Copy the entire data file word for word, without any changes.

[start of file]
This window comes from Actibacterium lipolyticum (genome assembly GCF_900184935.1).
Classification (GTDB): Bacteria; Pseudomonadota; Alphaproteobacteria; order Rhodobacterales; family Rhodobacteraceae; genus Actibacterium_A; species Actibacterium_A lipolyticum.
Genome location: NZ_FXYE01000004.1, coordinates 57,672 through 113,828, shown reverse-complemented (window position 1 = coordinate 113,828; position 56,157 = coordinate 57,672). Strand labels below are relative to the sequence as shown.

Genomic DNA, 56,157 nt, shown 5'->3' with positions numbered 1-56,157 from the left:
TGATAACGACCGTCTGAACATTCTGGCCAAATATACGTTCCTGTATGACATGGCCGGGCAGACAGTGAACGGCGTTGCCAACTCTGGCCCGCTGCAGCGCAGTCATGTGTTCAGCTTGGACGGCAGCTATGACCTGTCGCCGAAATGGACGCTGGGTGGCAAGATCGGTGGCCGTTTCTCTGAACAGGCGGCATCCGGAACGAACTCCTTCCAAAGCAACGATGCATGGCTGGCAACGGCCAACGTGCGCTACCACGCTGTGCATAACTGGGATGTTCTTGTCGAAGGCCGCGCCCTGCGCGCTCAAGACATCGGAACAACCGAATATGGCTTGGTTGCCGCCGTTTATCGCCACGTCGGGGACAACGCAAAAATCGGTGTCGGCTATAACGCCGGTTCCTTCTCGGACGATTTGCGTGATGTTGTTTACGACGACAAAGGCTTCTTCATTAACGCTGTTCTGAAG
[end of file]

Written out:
This window comes from Actibacterium lipolyticum (genome assembly GCF_900184935.1).
Classification (GTDB): Bacteria; Pseudomonadota; Alphaproteobacteria; order Rhodobacterales; family Rhodobacteraceae; genus Actibacterium_A; species Actibacterium_A lipolyticum.
Genome location: NZ_FXYE01000004.1, coordinates 57,672 through 113,828, shown reverse-complemented (window position 1 = coordinate 113,828; position 56,157 = coordinate 57,672). Strand labels below are relative to the sequence as shown.

Genomic DNA, 56,157 nt, shown 5'->3' with positions numbered 1-56,157 from the left:
TGATAACGACCGTCTGAACATTCTGGCCAAATATACGTTCCTGTATGACATGGCCGGGCAGACAGTGAACGGCGTTGCCAACTCTGGCCCGCTGCAGCGCAGTCATGTGTTCAGCTTGGACGGCAGCTATGACCTGTCGCCGAAATGGACGCTGGGTGGCAAGATCGGTGGCCGTTTCTCTGAACAGGCGGCATCCGGAACGAACTCCTTCCAAAGCAACGATGCATGGCTGGCAACGGCCAACGTGCGCTACCACGCTGTGCATAACTGGGATGTTCTTGTCGAAGGCCGCGCCCTGCGCGCTCAAGACATCGGAACAACCGAATATGGCTTGGTTGCCGCCGTTTATCGCCACGTCGGGGACAACGCAAAAATCGGTGTCGGCTATAACGCCGGTTCCTTCTCGGACGATTTGCGTGATGTTGTTTACGACGACAAAGGCTTCTTCATTAACGCTGTTCTGAAG